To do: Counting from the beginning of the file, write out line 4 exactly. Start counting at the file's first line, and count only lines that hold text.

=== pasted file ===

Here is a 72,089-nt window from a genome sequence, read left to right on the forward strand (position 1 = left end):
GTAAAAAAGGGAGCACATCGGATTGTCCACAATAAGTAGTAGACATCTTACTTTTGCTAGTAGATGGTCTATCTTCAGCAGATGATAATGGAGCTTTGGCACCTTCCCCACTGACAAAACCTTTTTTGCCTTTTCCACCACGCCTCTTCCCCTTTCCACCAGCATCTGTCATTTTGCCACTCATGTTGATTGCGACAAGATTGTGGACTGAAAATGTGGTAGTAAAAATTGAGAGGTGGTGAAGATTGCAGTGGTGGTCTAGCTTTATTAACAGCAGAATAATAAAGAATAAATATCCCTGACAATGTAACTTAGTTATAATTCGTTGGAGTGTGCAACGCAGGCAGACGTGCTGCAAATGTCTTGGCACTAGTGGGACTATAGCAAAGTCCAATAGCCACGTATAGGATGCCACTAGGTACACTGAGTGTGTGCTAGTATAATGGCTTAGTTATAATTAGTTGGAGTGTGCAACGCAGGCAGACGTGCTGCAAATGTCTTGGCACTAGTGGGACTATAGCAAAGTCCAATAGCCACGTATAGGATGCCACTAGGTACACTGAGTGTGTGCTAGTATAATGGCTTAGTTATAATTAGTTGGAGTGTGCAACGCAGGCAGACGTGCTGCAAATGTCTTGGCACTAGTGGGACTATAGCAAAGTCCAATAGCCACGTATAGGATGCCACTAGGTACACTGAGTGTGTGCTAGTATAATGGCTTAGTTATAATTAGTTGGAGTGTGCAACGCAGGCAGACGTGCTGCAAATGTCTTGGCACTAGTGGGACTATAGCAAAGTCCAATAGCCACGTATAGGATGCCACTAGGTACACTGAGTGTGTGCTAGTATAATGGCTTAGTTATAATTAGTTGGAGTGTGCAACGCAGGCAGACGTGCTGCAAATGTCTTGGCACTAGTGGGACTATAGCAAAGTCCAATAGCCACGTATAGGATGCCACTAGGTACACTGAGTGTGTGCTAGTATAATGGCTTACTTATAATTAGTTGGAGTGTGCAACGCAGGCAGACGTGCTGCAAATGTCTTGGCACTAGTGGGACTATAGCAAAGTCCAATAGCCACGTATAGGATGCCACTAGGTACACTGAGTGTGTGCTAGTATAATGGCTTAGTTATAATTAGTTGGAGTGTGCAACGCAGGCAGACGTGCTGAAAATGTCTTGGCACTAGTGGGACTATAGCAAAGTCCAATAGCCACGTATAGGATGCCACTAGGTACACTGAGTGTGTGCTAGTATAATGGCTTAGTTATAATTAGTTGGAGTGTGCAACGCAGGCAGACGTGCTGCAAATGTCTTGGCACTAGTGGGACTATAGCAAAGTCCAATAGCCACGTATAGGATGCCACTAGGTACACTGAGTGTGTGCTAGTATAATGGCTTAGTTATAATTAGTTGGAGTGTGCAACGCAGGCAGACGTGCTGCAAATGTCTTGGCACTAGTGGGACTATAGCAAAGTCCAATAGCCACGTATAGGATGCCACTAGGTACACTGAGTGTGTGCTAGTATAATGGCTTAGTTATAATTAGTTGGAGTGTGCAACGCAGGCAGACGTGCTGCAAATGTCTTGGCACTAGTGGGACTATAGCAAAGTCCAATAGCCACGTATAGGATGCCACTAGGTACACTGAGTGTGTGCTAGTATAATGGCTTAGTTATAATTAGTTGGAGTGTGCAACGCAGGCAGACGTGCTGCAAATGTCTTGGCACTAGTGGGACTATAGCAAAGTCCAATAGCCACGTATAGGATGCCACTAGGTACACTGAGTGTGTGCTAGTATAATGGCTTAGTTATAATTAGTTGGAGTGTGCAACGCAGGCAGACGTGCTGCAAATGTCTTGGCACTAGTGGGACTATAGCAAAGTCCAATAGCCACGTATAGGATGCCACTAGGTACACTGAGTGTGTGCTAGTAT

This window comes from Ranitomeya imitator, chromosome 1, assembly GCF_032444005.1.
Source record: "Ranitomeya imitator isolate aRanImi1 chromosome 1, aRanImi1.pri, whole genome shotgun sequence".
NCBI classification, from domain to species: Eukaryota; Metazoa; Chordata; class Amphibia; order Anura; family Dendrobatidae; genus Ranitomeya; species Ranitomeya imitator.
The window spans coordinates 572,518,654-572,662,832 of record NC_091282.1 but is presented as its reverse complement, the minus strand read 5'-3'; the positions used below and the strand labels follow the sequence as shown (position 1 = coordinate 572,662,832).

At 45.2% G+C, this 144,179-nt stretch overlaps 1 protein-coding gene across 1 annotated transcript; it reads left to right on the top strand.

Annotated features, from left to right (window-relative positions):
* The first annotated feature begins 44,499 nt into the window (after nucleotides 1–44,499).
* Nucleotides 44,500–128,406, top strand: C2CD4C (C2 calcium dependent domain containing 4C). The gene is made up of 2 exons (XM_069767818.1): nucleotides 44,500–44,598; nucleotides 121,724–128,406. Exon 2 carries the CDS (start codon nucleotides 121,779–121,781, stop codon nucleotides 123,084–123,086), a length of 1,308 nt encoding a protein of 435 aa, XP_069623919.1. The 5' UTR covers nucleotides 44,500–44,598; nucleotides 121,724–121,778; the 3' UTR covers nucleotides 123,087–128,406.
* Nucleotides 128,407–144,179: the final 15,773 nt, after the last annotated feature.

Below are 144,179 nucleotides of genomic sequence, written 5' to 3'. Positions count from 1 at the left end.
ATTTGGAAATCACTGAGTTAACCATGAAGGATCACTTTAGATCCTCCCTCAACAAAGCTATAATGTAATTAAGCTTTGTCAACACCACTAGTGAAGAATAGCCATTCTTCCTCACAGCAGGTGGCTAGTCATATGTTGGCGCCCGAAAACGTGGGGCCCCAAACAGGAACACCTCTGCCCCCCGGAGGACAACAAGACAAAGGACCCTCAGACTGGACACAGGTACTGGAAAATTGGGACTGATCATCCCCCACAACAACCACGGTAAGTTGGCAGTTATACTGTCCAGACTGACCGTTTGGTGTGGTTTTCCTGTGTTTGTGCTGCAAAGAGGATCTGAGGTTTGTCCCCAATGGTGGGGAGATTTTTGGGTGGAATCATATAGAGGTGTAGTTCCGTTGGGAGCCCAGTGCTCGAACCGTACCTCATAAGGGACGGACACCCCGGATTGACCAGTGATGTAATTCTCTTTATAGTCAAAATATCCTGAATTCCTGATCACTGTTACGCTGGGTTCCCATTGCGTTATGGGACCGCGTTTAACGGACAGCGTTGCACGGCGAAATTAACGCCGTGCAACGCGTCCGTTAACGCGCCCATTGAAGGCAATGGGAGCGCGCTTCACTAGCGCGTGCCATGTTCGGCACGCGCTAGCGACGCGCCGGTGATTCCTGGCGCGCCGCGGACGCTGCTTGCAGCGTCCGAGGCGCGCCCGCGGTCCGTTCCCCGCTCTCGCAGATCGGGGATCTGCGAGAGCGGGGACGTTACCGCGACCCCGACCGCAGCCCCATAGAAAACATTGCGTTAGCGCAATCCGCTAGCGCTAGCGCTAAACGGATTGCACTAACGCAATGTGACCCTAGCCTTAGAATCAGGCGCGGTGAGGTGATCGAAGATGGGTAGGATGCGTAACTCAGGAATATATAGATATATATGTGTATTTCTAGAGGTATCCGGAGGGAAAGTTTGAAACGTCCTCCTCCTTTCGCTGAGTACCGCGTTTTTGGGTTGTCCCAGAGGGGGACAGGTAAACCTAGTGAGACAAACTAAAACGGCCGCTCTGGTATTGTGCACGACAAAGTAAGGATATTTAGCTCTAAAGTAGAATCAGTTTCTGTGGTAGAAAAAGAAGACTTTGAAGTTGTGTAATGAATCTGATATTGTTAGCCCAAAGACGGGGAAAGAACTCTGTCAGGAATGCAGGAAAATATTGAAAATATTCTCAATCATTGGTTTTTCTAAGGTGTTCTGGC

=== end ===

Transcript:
Source record: "Ranitomeya imitator isolate aRanImi1 chromosome 1, aRanImi1.pri, whole genome shotgun sequence".